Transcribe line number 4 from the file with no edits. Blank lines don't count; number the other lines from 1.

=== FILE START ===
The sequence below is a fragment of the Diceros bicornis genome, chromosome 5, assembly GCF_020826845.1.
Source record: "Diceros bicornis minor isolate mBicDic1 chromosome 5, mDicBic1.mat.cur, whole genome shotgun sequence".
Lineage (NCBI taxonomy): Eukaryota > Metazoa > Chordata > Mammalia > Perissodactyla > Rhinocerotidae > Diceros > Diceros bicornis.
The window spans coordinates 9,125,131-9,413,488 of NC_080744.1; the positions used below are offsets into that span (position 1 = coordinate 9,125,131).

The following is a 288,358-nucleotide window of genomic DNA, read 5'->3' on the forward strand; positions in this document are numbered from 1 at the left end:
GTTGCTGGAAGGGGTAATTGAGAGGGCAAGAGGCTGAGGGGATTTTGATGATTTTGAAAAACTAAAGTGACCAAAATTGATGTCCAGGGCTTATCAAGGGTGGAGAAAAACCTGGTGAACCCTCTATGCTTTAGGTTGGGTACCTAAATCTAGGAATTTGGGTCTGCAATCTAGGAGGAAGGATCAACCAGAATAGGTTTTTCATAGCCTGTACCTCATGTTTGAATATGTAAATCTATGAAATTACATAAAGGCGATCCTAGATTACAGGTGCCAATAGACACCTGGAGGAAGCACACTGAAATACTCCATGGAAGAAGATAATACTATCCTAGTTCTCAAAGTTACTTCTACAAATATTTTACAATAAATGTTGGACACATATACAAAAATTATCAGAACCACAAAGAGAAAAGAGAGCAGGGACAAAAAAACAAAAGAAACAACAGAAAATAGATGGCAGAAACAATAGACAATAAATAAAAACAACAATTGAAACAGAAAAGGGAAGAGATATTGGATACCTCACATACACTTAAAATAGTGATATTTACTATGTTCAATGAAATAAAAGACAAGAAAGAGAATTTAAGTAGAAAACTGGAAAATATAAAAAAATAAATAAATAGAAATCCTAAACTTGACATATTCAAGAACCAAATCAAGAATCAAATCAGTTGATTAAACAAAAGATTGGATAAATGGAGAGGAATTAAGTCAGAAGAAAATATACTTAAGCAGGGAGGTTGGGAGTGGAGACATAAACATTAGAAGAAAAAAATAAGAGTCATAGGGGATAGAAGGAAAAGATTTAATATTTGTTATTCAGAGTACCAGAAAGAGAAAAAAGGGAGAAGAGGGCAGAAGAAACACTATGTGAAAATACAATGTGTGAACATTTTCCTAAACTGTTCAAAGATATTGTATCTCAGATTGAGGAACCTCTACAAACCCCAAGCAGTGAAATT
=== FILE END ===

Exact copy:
The window spans coordinates 9,125,131-9,413,488 of NC_080744.1; the positions used below are offsets into that span (position 1 = coordinate 9,125,131).